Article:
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As a general observation, it appears that Grampositive organisms including Enterococcus sp. and Staphylococcus sp. are more frequent in the first months after transplantation. However, as a result of the recurrent exposure to antibiotics, not only Gram-negative pathogens, including Enterobacteriaceae (E. coli, Klebsiella pneumonia and so on), but also nonfermenters such as Pseudomonas aeruginosa become more frequent in recurrent episodes of cholangitis after 6 months. Several studies have recently described an alarming rise of infections with multidrug-resistant (MDR) pathogens in liver transplant recipients [13 –15 ]. These include extended-spectrum beta-lactamase (ESBL) and carbapenemase producing Gram-negative bacteria (E. coli, K. pneumonia, P. aeruginosa and Acinetobacter baumannii), as well as methicillin-resistant Staphylococcus aureus (MRSA) and vancomycin-resistant Enterococcus sp. (VRE) [16–19,20 ,21,22]. Most of these episodes were blood stream infections with some being of biliary origin. In a Chinese report including 190 bacteremic episodes in 475 liver transplant recipients, the incidence of MDR isolates reached 56% [17], whereas a recent Italian study reported an incidence of 41% [22]. Recurrent cholangitis has not been described so far as a risk factor for infections with MDR isolates. It is however likely that the frequent exposure to antibiotics of liver transplant recipients with recurrent cholangitis increases their risk of acquiring MDR isolates over time. In the presence of recurrent cholangitis, biliary strictures must be searched for, and corrected by percutaneous balloon dilatation, plastic endoprosthesis or surgical correction. The management of both anastomotic and nonanastomotic strictures requires a multidisciplinary approach recently reviewed elsewhere [10 ,11 ]. Lengthening the Roux-en-Y limb to eliminate bile reflux and stasis might be helpful to prevent recurrent cholangitis [23]. Whereas the success rate is high in anastomotic strictures, NAS still leads to graft failure in a significant number of cases [8,24]. &&

&&

&

&

&

INFECTED BILOMAS Infected bilomas are infected intrahepatic or parahepatic bilious collections [25]. Such biliary tract complications described in case reports and limited case series in 7–31% of liver transplant recipients have been frequently associated with hepatic artery thrombosis [26–30]. In a retrospective case–control study, infected bilomas were found in 57 out of 493 (11.5%) liver transplant recipients [6,31] (Table 1); 95% occurred during the first 12 months postliver transplant, with a median time to diagnosis of Volume 19  Number 3  June 2014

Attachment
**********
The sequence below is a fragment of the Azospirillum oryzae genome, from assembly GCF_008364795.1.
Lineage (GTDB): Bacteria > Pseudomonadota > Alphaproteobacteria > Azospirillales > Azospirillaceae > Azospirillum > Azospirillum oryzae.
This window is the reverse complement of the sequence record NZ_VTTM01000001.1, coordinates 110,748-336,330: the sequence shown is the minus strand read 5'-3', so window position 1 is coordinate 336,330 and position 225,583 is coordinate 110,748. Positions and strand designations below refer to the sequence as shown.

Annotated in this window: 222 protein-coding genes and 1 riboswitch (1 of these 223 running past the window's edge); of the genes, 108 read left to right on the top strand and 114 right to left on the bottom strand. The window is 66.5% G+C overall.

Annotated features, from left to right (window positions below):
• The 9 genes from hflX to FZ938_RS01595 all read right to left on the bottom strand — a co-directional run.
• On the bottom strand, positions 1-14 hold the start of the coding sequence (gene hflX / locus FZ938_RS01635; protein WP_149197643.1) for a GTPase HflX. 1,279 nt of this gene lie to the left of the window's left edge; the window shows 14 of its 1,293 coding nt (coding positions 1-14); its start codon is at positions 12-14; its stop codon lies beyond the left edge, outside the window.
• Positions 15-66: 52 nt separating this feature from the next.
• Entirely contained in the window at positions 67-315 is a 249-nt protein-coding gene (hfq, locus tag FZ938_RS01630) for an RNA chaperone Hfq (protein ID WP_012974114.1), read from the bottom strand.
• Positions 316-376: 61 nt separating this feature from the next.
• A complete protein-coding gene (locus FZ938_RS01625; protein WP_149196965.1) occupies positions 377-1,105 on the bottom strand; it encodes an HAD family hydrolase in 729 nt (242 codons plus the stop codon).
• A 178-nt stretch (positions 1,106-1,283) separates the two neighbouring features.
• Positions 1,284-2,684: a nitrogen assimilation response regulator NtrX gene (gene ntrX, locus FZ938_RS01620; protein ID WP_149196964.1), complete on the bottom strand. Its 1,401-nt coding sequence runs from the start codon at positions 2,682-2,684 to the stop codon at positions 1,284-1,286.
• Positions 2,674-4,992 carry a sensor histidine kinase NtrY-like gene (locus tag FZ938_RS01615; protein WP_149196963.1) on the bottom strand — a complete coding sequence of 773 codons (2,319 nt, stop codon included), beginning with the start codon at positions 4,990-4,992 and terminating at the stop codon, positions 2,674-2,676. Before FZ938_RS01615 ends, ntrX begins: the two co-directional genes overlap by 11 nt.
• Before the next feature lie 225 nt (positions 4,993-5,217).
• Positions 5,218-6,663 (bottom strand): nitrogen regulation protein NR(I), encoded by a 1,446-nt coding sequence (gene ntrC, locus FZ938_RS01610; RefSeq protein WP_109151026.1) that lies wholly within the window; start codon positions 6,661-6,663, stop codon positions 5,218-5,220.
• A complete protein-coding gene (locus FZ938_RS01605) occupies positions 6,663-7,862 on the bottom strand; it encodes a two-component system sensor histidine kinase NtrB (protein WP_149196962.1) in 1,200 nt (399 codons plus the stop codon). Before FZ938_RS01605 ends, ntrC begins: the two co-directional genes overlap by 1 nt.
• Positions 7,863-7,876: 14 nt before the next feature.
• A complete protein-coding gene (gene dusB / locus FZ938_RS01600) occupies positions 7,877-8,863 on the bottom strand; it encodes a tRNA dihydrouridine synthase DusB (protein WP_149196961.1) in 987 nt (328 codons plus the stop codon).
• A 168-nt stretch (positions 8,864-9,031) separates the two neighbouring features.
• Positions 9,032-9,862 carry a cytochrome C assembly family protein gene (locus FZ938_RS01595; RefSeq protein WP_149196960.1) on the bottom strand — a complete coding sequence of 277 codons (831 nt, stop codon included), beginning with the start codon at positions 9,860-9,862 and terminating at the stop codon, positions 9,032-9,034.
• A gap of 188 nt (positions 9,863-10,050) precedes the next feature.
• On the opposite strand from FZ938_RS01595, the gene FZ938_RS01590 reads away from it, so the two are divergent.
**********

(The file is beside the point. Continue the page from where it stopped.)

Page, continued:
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9 weeks postliver transplant [31]. Intrahepatic collections were more frequent (67%), and the number of bilomas was 1.8 per patient, with up to four collections per patient. Their size varied from 1 to 11 cm. Cumulative mortality was significantly increased in liver transplant recipients with bilomas as compared with controls [odds ratio (OR) 2.4], with a 1-year mortality increase from 6 to 12% and a 3-year mortality from 11 to 21% [31]. The pathogenesis of biloma formation involves both ischemic necrosis subsequent to hepatic artery thrombosis (frequently complicating hepatic artery stenosis), and ischemic-type bile duct lesions in the absence of hepatic artery thrombosis [6,32,33]. Insufficient blood supply by the hepatic artery results in bile duct damage and subsequent leakage of bile leading to formation of a bilious collection. Such collections, if not infected at onset, are prone to become infected in the presence of factors favouring ascending infections such as Roux-en-Y-type biliary anastomosis, prolonged T-tube drainage, as well as during bacteremia from distant sites [6,34,35]. Parahepatic biloma are mostly associated with anastomotic bile duct leaks. Risk factors for biloma formation identified in several series included operative factors, cytomegalovirus donor–recipient status, early rejection, advanced donor age and female to male donation [27,33,36,37]. However, in a more recent case–control study [6], neither intraoperative or perioperative factors (cold ischemia time and T-tube use), nor frequency of rejection or type of immunosuppression were associated with an increased risk of bilomas formation. In multivariate analysis, the strongest risk factor was hepatic artery thrombosis with an OR of 90.9, followed by hepatic artery stenosis (OR 13.1), and Roux-en-Y-type biliary anastomosis (OR 5.8). The use of ursodeoxycholic acid was protective (OR 0.1). Strikingly, T-tube placement was associated with the isolation of coagulase-negative staphylococci (OR 9.6), suggesting that cutaneous pathogens colonizing these T-tubes gain access to the biliary tract via such tubes. Pretransplantation renal disease (OR 12.5) and infections with either Gram-negative microorganisms (OR 9.1) or Candida species (OR 4.9) have been identified as independent predictors for death in liver transplant recipients with bilomas [31]. Bilomas presented with fever (44%), abdominal pain (40%) and persistently abnormal liver enzyme levels (77%) [3,31]. However, 35% were asymptomatic and identified during work-up for unexplained abnormal liver function tests. Biphasic contrast-enhanced computed tomography (CT) remains the imaging test of choice [31]. Culture of fluid obtained by percutaneous aspiration is